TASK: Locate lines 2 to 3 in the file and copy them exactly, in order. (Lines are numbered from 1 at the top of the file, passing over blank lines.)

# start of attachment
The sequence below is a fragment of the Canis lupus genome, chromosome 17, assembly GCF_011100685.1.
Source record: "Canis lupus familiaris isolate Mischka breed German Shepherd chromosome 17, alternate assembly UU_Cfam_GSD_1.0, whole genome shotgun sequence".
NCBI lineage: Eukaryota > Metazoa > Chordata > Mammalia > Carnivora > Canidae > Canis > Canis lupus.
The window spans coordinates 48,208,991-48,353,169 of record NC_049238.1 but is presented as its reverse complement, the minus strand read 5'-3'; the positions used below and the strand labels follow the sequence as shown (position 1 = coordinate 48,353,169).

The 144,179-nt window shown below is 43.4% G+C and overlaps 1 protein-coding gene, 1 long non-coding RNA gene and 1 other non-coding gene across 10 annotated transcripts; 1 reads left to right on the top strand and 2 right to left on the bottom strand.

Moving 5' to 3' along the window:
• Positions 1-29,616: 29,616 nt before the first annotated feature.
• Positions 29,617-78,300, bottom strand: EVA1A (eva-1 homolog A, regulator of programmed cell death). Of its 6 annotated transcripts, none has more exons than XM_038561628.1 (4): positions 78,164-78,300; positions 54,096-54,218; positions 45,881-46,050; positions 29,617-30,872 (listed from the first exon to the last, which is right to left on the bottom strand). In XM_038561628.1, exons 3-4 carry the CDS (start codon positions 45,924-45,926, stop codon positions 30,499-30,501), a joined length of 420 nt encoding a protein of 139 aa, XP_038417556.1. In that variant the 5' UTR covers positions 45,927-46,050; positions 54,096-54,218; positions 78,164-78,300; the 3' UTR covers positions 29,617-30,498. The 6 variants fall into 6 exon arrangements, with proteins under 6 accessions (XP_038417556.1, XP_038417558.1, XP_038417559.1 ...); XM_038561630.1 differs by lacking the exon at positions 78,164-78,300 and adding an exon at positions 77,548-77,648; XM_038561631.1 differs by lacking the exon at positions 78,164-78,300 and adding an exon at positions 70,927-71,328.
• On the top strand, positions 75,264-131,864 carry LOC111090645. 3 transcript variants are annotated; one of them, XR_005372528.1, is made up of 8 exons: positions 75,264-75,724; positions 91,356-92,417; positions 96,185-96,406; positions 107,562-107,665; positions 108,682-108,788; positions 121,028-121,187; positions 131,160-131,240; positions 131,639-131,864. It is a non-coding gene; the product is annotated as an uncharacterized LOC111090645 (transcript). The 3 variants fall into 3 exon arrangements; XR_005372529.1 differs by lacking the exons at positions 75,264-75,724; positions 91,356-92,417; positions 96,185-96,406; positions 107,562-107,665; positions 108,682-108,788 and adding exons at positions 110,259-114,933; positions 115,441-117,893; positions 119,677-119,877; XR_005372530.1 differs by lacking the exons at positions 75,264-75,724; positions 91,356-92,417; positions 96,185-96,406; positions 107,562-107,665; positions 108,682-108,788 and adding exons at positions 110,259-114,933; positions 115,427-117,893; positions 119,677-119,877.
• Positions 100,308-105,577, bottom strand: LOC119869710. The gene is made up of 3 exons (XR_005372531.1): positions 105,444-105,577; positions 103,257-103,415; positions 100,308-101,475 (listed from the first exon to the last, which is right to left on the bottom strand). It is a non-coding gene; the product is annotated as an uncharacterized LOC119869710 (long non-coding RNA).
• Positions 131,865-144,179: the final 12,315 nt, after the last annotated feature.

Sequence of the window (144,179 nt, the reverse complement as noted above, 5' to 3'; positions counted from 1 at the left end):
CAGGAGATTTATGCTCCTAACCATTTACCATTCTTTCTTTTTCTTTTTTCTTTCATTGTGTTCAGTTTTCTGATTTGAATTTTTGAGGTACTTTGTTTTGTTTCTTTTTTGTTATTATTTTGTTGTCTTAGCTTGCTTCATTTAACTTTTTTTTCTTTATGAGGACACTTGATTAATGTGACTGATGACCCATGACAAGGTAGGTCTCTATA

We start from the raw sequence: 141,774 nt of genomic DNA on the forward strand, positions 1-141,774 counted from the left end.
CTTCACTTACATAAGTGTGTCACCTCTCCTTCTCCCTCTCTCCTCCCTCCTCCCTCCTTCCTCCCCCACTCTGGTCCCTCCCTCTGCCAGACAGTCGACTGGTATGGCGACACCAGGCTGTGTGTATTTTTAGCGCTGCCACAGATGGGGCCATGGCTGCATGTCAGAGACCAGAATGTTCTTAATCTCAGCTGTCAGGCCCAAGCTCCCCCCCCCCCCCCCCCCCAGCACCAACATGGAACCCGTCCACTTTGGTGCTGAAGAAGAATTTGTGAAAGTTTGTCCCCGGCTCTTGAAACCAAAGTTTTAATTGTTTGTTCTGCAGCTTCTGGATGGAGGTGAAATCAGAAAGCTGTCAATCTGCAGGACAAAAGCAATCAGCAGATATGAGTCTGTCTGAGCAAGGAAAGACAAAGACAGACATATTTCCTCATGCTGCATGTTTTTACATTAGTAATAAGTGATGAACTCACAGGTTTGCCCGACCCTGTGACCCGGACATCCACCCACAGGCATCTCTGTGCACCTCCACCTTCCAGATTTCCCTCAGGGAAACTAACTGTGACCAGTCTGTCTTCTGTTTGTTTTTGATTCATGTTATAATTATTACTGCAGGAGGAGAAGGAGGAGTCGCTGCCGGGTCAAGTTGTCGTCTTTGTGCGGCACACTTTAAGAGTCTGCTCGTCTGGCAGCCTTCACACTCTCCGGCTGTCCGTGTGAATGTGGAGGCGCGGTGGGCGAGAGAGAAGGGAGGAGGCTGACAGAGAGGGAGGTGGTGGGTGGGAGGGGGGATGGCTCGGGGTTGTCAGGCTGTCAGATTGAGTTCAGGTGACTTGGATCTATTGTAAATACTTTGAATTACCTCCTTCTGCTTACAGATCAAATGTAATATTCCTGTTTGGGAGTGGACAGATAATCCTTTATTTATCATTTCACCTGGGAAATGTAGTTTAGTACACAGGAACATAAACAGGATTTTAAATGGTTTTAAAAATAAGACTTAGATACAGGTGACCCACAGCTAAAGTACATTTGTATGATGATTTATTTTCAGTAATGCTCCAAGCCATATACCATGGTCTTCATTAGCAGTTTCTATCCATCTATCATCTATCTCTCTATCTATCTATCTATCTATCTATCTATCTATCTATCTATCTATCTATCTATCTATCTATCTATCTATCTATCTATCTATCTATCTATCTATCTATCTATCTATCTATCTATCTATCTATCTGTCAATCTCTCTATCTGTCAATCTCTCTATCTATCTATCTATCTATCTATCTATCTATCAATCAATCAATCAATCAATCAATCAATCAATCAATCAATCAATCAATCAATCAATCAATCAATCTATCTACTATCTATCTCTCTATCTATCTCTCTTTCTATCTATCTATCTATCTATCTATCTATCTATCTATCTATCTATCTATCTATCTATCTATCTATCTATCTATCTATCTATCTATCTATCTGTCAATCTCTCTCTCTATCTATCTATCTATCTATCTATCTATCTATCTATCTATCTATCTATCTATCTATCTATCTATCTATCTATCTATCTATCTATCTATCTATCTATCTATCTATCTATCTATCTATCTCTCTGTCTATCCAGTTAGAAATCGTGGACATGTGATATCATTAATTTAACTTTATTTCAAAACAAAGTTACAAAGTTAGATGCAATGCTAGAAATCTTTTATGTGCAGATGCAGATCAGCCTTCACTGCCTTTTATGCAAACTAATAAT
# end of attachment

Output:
Source record: "Canis lupus familiaris isolate Mischka breed German Shepherd chromosome 17, alternate assembly UU_Cfam_GSD_1.0, whole genome shotgun sequence".
NCBI lineage: Eukaryota > Metazoa > Chordata > Mammalia > Carnivora > Canidae > Canis > Canis lupus.